The approach to measuring culture needs to reflect the context. By way of example, an organisation confronting transformational change faces a very different challenge to that of a successful business seeking to better manage the culture they have. It is also important - and especially so in talent acquisition - that the approach describes the cultural journey in business terms.

You can't manage what you don't measure. Talent acquisition devoid of a robust measure of the culture the organisation needs to compete tomorrow … amounts to little more than the hiring executive's "best guess." For a unique and compelling measure of organisation culture see - The A-Z Of Organization Culture. John O. Burdett (2017).

Developing role-specific competencies implies a library of relevant and up-to-date leadership competencies. It also means a proven leadership model that ensures that the competencies identified deliver "leadership balance." For a measure of leadership balance, see John O. Burdett, Attract, Select, Develop & Retain TALENT (2013). Balance denotes fit in four critical leadership areas:

  1. Direction,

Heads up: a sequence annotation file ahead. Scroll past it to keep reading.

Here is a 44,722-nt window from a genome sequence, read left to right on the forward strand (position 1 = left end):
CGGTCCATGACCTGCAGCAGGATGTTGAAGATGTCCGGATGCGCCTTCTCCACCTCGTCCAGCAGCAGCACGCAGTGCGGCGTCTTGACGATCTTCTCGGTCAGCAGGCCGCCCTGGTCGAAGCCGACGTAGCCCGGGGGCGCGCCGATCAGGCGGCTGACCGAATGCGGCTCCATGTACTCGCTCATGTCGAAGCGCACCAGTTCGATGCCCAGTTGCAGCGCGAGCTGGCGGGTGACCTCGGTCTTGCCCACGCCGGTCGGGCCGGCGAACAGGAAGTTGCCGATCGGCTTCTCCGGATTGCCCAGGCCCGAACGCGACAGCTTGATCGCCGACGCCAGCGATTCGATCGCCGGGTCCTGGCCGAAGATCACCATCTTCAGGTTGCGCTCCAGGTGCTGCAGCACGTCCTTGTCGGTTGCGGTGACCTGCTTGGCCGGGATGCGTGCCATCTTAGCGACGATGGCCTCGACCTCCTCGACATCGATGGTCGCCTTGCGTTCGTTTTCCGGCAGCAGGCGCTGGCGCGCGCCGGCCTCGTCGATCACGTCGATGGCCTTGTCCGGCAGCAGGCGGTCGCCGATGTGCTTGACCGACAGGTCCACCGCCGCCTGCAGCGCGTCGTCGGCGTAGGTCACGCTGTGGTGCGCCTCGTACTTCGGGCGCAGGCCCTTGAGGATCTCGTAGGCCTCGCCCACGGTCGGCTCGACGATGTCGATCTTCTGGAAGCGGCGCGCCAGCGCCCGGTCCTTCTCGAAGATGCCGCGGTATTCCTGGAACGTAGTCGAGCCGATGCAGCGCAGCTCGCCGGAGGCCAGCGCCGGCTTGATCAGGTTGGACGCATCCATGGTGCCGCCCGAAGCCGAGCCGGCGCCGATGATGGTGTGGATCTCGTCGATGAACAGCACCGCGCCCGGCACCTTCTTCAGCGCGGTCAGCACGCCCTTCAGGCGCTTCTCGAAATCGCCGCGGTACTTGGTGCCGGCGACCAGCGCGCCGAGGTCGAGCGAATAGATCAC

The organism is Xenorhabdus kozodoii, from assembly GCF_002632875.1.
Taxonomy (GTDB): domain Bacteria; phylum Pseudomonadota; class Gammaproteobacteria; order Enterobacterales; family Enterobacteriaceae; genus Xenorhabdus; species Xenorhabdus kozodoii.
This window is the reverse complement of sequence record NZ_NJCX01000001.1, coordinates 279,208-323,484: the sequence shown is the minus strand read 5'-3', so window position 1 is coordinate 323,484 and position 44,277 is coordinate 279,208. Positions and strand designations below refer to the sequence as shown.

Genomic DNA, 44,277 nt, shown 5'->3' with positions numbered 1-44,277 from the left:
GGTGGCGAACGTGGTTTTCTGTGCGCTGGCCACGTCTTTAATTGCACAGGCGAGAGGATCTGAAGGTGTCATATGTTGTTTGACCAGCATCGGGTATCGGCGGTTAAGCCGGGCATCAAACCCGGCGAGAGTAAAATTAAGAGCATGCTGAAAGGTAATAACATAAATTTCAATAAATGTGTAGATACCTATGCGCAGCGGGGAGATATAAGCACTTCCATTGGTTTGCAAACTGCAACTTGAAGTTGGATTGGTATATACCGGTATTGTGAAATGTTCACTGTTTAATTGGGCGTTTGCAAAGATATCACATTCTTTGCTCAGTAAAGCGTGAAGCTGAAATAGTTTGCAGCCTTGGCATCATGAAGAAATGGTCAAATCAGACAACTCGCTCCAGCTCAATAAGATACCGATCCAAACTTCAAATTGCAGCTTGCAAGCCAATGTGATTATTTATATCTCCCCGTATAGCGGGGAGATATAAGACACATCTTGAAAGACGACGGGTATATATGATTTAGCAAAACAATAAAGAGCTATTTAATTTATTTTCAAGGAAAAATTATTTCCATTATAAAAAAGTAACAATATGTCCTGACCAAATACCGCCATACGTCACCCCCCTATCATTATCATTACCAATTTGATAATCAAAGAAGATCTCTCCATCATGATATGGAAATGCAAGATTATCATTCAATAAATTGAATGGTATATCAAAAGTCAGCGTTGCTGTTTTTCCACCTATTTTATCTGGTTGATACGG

2. Discipline of Delivery,
  3. Development of people, and
  4. Day-to-day Dialogue.

This simple leadership template is the outcome of asking 15,000 leaders in 40 countries, "What do you NEED from a leader?" It is framed in The Orxestra® Methodology: the head (direction); the hand (delivery); the heart (development of people); and the spirit (day-to-day dialogue).

The best candidate vs. the right candidate

Talent acquisition cannot thrive in a vacuum. It's an integral part of the overall talent management system. If you hire great people and coaching is a hard-to-find skill, assume a higher attrition rate than might be expected. If "succession" is poorly thought through expect to go outside for talent more often than is good for the organisation's health. And if the leadership development agenda is found wanting, know that over-hiring for virtually every position will be a given.